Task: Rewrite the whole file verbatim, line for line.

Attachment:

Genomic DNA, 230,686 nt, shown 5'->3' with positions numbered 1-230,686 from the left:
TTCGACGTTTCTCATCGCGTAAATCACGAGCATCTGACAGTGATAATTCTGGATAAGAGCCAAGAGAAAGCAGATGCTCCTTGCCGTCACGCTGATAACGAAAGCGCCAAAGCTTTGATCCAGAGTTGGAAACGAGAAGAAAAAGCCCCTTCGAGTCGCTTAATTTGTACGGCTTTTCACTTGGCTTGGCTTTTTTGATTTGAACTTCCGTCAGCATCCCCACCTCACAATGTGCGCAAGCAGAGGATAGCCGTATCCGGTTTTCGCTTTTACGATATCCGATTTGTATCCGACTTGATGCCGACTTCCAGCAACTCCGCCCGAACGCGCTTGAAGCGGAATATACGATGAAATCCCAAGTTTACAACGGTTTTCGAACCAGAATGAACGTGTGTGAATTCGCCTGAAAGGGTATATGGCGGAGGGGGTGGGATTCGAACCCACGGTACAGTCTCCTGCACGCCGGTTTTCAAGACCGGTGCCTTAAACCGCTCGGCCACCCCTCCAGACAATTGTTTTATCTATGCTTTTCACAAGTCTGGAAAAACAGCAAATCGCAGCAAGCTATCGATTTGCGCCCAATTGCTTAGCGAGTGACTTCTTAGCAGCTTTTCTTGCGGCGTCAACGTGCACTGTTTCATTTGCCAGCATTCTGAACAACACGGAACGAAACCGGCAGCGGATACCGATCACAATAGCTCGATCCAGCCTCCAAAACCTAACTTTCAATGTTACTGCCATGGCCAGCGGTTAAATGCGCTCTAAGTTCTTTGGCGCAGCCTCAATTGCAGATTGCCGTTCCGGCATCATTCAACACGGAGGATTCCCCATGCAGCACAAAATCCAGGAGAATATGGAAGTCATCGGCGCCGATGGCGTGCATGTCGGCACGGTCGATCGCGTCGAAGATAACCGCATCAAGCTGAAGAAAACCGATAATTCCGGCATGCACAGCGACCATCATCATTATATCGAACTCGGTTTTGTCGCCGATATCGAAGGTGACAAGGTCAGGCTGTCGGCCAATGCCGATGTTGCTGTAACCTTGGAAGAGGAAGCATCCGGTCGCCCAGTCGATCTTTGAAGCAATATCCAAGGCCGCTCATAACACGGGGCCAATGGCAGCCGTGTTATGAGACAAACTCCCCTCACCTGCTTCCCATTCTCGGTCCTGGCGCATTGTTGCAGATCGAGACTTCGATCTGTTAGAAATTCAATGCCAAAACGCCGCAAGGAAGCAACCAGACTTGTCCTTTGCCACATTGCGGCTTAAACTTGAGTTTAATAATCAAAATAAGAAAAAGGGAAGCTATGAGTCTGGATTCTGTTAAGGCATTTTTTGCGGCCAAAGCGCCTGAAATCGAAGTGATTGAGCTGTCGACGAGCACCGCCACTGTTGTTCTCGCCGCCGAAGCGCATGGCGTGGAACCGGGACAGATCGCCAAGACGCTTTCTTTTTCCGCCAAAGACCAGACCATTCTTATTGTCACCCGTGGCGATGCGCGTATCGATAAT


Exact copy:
Genomic DNA, 230,686 nt, shown 5'->3' with positions numbered 1-230,686 from the left:
TTCGACGTTTCTCATCGCGTAAATCACGAGCATCTGACAGTGATAATTCTGGATAAGAGCCAAGAGAAAGCAGATGCTCCTTGCCGTCACGCTGATAACGAAAGCGCCAAAGCTTTGATCCAGAGTTGGAAACGAGAAGAAAAAGCCCCTTCGAGTCGCTTAATTTGTACGGCTTTTCACTTGGCTTGGCTTTTTTGATTTGAACTTCCGTCAGCATCCCCACCTCACAATGTGCGCAAGCAGAGGATAGCCGTATCCGGTTTTCGCTTTTACGATATCCGATTTGTATCCGACTTGATGCCGACTTCCAGCAACTCCGCCCGAACGCGCTTGAAGCGGAATATACGATGAAATCCCAAGTTTACAACGGTTTTCGAACCAGAATGAACGTGTGTGAATTCGCCTGAAAGGGTATATGGCGGAGGGGGTGGGATTCGAACCCACGGTACAGTCTCCTGCACGCCGGTTTTCAAGACCGGTGCCTTAAACCGCTCGGCCACCCCTCCAGACAATTGTTTTATCTATGCTTTTCACAAGTCTGGAAAAACAGCAAATCGCAGCAAGCTATCGATTTGCGCCCAATTGCTTAGCGAGTGACTTCTTAGCAGCTTTTCTTGCGGCGTCAACGTGCACTGTTTCATTTGCCAGCATTCTGAACAACACGGAACGAAACCGGCAGCGGATACCGATCACAATAGCTCGATCCAGCCTCCAAAACCTAACTTTCAATGTTACTGCCATGGCCAGCGGTTAAATGCGCTCTAAGTTCTTTGGCGCAGCCTCAATTGCAGATTGCCGTTCCGGCATCATTCAACACGGAGGATTCCCCATGCAGCACAAAATCCAGGAGAATATGGAAGTCATCGGCGCCGATGGCGTGCATGTCGGCACGGTCGATCGCGTCGAAGATAACCGCATCAAGCTGAAGAAAACCGATAATTCCGGCATGCACAGCGACCATCATCATTATATCGAACTCGGTTTTGTCGCCGATATCGAAGGTGACAAGGTCAGGCTGTCGGCCAATGCCGATGTTGCTGTAACCTTGGAAGAGGAAGCATCCGGTCGCCCAGTCGATCTTTGAAGCAATATCCAAGGCCGCTCATAACACGGGGCCAATGGCAGCCGTGTTATGAGACAAACTCCCCTCACCTGCTTCCCATTCTCGGTCCTGGCGCATTGTTGCAGATCGAGACTTCGATCTGTTAGAAATTCAATGCCAAAACGCCGCAAGGAAGCAACCAGACTTGTCCTTTGCCACATTGCGGCTTAAACTTGAGTTTAATAATCAAAATAAGAAAAAGGGAAGCTATGAGTCTGGATTCTGTTAAGGCATTTTTTGCGGCCAAAGCGCCTGAAATCGAAGTGATTGAGCTGTCGACGAGCACCGCCACTGTTGTTCTCGCCGCCGAAGCGCATGGCGTGGAACCGGGACAGATCGCCAAGACGCTTTCTTTTTCCGCCAAAGACCAGACCATTCTTATTGTCACCCGTGGCGATGCGCGTATCGATAAT